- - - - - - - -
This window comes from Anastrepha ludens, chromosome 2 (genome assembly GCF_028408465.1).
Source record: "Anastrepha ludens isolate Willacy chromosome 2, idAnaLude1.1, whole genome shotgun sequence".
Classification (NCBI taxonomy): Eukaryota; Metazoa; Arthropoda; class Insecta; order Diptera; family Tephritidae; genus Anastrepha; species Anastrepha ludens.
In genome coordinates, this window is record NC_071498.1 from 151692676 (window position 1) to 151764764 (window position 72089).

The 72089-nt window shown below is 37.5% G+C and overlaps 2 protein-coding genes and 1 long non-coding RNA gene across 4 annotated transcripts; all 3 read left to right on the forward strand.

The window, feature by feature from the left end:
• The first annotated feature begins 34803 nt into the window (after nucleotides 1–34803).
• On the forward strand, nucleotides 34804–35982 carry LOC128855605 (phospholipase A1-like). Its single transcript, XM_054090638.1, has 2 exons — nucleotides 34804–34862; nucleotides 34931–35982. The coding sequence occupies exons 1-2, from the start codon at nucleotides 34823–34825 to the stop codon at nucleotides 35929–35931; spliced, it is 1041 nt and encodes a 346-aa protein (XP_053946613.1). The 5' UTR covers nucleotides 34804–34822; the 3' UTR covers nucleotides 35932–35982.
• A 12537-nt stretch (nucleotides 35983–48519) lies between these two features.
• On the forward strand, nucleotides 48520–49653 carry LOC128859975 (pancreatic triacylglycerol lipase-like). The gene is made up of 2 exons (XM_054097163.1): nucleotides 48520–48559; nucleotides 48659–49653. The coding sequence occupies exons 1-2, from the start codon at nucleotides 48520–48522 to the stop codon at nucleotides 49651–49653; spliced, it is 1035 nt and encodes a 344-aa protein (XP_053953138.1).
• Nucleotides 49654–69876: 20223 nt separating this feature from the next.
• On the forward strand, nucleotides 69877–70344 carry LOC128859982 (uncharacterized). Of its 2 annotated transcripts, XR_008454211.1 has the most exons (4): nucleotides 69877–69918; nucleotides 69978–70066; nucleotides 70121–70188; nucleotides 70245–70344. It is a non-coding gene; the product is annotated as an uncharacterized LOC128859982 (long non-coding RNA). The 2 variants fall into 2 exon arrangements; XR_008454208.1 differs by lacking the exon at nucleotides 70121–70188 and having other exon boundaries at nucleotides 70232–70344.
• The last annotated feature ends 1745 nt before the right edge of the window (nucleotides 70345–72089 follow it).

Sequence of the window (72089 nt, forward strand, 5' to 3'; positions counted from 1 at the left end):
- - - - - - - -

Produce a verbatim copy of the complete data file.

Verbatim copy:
This window comes from Anastrepha ludens, chromosome 2 (genome assembly GCF_028408465.1).
Source record: "Anastrepha ludens isolate Willacy chromosome 2, idAnaLude1.1, whole genome shotgun sequence".
Classification (NCBI taxonomy): Eukaryota; Metazoa; Arthropoda; class Insecta; order Diptera; family Tephritidae; genus Anastrepha; species Anastrepha ludens.
In genome coordinates, this window is record NC_071498.1 from 151692676 (window position 1) to 151764764 (window position 72089).

The 72089-nt window shown below is 37.5% G+C and overlaps 2 protein-coding genes and 1 long non-coding RNA gene across 4 annotated transcripts; all 3 read left to right on the forward strand.

The window, feature by feature from the left end:
• The first annotated feature begins 34803 nt into the window (after nucleotides 1–34803).
• On the forward strand, nucleotides 34804–35982 carry LOC128855605 (phospholipase A1-like). Its single transcript, XM_054090638.1, has 2 exons — nucleotides 34804–34862; nucleotides 34931–35982. The coding sequence occupies exons 1-2, from the start codon at nucleotides 34823–34825 to the stop codon at nucleotides 35929–35931; spliced, it is 1041 nt and encodes a 346-aa protein (XP_053946613.1). The 5' UTR covers nucleotides 34804–34822; the 3' UTR covers nucleotides 35932–35982.
• A 12537-nt stretch (nucleotides 35983–48519) lies between these two features.
• On the forward strand, nucleotides 48520–49653 carry LOC128859975 (pancreatic triacylglycerol lipase-like). The gene is made up of 2 exons (XM_054097163.1): nucleotides 48520–48559; nucleotides 48659–49653. The coding sequence occupies exons 1-2, from the start codon at nucleotides 48520–48522 to the stop codon at nucleotides 49651–49653; spliced, it is 1035 nt and encodes a 344-aa protein (XP_053953138.1).
• Nucleotides 49654–69876: 20223 nt separating this feature from the next.
• On the forward strand, nucleotides 69877–70344 carry LOC128859982 (uncharacterized). Of its 2 annotated transcripts, XR_008454211.1 has the most exons (4): nucleotides 69877–69918; nucleotides 69978–70066; nucleotides 70121–70188; nucleotides 70245–70344. It is a non-coding gene; the product is annotated as an uncharacterized LOC128859982 (long non-coding RNA). The 2 variants fall into 2 exon arrangements; XR_008454208.1 differs by lacking the exon at nucleotides 70121–70188 and having other exon boundaries at nucleotides 70232–70344.
• The last annotated feature ends 1745 nt before the right edge of the window (nucleotides 70345–72089 follow it).

Sequence of the window (72089 nt, forward strand, 5' to 3'; positions counted from 1 at the left end):